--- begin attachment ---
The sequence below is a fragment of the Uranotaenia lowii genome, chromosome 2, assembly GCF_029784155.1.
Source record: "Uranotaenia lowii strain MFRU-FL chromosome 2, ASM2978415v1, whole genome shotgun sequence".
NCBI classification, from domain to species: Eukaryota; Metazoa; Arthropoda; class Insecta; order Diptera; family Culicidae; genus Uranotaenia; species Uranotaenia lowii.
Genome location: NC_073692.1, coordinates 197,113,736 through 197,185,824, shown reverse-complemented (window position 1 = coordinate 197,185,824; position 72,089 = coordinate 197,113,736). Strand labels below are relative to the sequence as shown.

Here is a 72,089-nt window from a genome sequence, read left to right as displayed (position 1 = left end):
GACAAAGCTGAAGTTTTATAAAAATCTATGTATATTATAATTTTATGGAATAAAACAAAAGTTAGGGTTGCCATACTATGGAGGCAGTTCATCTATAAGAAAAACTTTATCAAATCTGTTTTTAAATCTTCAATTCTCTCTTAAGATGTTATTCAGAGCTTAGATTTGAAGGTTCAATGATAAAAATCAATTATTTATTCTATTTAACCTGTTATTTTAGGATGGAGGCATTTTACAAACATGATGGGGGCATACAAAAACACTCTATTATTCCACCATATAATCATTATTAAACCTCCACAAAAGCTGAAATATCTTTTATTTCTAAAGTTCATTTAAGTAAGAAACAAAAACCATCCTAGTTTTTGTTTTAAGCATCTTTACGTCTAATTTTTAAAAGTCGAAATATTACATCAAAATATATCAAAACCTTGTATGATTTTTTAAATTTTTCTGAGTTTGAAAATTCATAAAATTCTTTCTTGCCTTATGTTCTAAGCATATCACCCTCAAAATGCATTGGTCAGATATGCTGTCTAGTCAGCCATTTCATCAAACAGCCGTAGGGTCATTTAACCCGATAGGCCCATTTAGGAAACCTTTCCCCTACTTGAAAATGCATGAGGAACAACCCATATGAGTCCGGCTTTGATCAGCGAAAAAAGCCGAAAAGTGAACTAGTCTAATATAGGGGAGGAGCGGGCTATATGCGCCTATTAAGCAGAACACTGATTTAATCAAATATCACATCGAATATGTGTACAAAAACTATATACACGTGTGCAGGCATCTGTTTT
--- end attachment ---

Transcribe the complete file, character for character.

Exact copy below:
The sequence below is a fragment of the Uranotaenia lowii genome, chromosome 2, assembly GCF_029784155.1.
Source record: "Uranotaenia lowii strain MFRU-FL chromosome 2, ASM2978415v1, whole genome shotgun sequence".
NCBI classification, from domain to species: Eukaryota; Metazoa; Arthropoda; class Insecta; order Diptera; family Culicidae; genus Uranotaenia; species Uranotaenia lowii.
Genome location: NC_073692.1, coordinates 197,113,736 through 197,185,824, shown reverse-complemented (window position 1 = coordinate 197,185,824; position 72,089 = coordinate 197,113,736). Strand labels below are relative to the sequence as shown.

Here is a 72,089-nt window from a genome sequence, read left to right as displayed (position 1 = left end):
GACAAAGCTGAAGTTTTATAAAAATCTATGTATATTATAATTTTATGGAATAAAACAAAAGTTAGGGTTGCCATACTATGGAGGCAGTTCATCTATAAGAAAAACTTTATCAAATCTGTTTTTAAATCTTCAATTCTCTCTTAAGATGTTATTCAGAGCTTAGATTTGAAGGTTCAATGATAAAAATCAATTATTTATTCTATTTAACCTGTTATTTTAGGATGGAGGCATTTTACAAACATGATGGGGGCATACAAAAACACTCTATTATTCCACCATATAATCATTATTAAACCTCCACAAAAGCTGAAATATCTTTTATTTCTAAAGTTCATTTAAGTAAGAAACAAAAACCATCCTAGTTTTTGTTTTAAGCATCTTTACGTCTAATTTTTAAAAGTCGAAATATTACATCAAAATATATCAAAACCTTGTATGATTTTTTAAATTTTTCTGAGTTTGAAAATTCATAAAATTCTTTCTTGCCTTATGTTCTAAGCATATCACCCTCAAAATGCATTGGTCAGATATGCTGTCTAGTCAGCCATTTCATCAAACAGCCGTAGGGTCATTTAACCCGATAGGCCCATTTAGGAAACCTTTCCCCTACTTGAAAATGCATGAGGAACAACCCATATGAGTCCGGCTTTGATCAGCGAAAAAAGCCGAAAAGTGAACTAGTCTAATATAGGGGAGGAGCGGGCTATATGCGCCTATTAAGCAGAACACTGATTTAATCAAATATCACATCGAATATGTGTACAAAAACTATATACACGTGTGCAGGCATCTGTTTT